Considering applying to grad school? Your first step needs to be researching programs and specialties, and finding out what works best for you. However, doing all this can definitely be confusing--how can you make sense of the hundreds of options out there?
Here are five tips that will help you streamline the research and application process, and will yield valuable insights once you're done.
Step 1: Check out the rankings
Take a look at the U.S. News and World Report Best Graduate Schools rankings. This will give you a general idea of the schools considered to be the best for the field you are considering. If you are an undergraduate, it can be valuable to talk to your undergraduate professors in the subject you plan to study, as well as anyone else you know in the field.
Step 2: Figure out your funding
Another important consideration is how you will pay for your graduate degree. While professional programs such as law, business, or medical school have limited scholarships available and often necessitate taking out extensive loans, academic programs (especially Ph.D. programs) often provide fellowships and/or teaching opportunities that will pay for your education as well as provide you a modest living stipend. It is to your advantage to research and take advantage of these opportunities as much as you can. Questions to ask when investigating a program include: How long do students generally take to complete this degree? Does the department fund students for the entire degree, through fellowships and teaching assistantships?
Step 3: Contact your schools
Be as knowledgeable as possible about the schools you are applying to so that you can tailor your personal statement to the particular program. A good first step is to look at the department’s website – usually you will find a wealth of useful information there. Do not be afraid to call the department and ask questions. It may also be helpful to e-mail professors you are interested in working with to ask them about the program, or even to ask if you may attend one of their classes. Make sure you are familiar with their scholarly interests before initiating contact!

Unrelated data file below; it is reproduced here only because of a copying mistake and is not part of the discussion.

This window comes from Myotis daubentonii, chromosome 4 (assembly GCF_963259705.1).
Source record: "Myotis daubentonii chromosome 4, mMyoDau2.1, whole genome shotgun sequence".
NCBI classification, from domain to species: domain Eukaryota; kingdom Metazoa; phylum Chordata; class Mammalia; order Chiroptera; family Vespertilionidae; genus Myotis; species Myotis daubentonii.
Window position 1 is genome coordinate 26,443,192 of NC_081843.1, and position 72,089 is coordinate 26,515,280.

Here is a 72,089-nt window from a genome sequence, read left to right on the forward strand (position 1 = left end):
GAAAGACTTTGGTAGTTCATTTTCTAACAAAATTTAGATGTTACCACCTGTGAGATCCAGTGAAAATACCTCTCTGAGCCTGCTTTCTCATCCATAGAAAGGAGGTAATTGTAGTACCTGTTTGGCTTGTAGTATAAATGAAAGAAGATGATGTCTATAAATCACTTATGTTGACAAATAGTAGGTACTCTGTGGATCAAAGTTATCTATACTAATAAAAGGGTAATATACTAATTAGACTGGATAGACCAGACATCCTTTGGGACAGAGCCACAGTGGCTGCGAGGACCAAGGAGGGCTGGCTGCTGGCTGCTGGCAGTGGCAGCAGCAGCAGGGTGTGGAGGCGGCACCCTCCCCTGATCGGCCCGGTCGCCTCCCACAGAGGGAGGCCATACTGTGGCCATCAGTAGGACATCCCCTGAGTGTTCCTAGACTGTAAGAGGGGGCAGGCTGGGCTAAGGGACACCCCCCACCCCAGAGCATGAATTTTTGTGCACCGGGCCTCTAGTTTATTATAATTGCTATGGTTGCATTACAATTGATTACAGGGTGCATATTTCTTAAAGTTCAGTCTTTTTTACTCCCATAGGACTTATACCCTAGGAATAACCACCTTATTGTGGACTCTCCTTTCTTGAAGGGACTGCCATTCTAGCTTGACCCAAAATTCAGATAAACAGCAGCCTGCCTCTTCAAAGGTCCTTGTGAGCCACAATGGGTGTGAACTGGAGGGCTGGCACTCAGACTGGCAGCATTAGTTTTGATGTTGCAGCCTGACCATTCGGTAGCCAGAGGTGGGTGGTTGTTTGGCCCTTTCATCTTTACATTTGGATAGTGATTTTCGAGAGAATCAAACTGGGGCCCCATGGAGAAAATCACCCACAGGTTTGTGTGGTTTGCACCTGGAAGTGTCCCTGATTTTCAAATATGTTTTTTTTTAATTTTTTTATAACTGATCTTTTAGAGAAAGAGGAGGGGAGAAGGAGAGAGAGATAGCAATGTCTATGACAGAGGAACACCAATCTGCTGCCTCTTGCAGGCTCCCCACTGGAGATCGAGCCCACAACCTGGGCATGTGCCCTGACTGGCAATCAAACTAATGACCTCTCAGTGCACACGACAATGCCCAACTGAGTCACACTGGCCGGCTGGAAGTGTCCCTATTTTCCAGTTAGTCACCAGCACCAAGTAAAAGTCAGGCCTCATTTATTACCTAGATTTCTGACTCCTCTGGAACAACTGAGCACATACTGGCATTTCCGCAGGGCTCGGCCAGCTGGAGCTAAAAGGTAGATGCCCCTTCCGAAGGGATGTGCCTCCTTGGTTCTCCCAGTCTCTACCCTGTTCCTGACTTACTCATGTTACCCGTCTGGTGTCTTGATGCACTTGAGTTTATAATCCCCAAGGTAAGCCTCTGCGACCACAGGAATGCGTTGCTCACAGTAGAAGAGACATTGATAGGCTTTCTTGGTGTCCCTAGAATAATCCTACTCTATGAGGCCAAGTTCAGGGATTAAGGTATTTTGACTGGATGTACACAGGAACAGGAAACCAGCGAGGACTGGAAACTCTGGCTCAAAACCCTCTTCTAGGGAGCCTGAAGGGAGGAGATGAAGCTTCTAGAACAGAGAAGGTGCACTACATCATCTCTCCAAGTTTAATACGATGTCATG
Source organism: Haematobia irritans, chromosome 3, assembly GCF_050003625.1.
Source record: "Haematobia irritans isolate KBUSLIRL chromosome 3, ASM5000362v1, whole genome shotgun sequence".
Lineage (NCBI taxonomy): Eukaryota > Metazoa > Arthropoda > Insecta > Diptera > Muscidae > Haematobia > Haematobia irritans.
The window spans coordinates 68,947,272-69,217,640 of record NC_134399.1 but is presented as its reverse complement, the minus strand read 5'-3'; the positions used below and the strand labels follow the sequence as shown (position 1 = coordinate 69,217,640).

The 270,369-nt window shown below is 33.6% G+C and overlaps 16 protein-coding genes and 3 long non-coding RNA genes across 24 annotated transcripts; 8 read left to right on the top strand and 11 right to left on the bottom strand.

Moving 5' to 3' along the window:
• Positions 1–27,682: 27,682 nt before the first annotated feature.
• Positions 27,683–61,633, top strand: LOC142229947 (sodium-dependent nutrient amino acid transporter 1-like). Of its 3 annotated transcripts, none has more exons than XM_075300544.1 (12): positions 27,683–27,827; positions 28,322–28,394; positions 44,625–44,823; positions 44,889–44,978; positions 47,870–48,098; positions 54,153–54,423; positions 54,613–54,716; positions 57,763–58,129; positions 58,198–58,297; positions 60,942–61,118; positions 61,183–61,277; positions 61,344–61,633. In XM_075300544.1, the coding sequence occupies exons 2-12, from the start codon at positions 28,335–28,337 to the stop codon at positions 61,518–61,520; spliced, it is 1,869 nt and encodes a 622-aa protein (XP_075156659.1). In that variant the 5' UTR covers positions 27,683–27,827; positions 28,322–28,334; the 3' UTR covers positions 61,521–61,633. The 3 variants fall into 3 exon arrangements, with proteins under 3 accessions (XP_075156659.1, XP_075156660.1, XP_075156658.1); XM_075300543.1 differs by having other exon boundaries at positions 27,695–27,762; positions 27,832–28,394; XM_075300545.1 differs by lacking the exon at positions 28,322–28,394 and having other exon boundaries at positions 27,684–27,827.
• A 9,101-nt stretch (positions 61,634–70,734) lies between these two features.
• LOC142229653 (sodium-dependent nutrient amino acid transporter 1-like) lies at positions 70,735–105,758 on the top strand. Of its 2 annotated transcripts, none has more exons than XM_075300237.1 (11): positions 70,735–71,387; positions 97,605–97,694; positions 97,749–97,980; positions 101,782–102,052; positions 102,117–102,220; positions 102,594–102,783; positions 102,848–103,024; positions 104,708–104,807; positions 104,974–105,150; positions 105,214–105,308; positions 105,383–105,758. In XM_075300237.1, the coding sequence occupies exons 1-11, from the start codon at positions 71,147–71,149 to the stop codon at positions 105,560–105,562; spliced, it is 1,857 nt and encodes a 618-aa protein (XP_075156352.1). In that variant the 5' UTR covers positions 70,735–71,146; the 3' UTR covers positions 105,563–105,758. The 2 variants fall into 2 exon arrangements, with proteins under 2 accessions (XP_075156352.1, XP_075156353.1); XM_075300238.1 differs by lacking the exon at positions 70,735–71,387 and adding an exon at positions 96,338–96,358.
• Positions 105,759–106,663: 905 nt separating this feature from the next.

Step 4: Know what you want and keep your options open
Focus on finding the right fit for you – make a list of what is most important to you and keep it in mind as you do your research. Look at many programs before deciding, and get the advice of people who have “been there, done that” – successful professionals in the field, as well as graduate students who are currently pursuing their degrees. As you probably did when you applied to college, you may want to apply to a few schools that are “reaches,” a few that are “safeties,” and a few that are in the middle.
Step 5: Start early and plan for contingencies
- research your options
- prepare for and take required tests
- line up letters of recommendation and have them sent, along with transcripts, etc., to the departments you are applying to
- write the required personal statement
- complete applications
For example, if the application deadlines are mostly in January, you might want to start seriously researching programs up to a year before, and you should have a pretty good list in mind by summer or early fall, at which time you can get started in earnest on your applications. Keep in mind that professors are hard to get in touch with during the summer, so you will find it easier to contact people during the spring or fall semesters. Line up your letters of recommendation as soon as possible (and do not forget to thank your recommenders!). Ideally, all required testing should be completed a few months before the deadline, to make sure that scores reach the department offices on time, and in case you need to re-take any of the tests (such as the GRE, which can only be taken once a month), and make sure you know if the departments you are applying to require specific scores on the GRE. All of this can get very hectic if you are applying to many schools, so keep a calendar with all the relevant deadlines!
Do you have any application tips of your own? Share them in the comments!
Have a question about applying to grad school you’d like me to answer? Send me an email.
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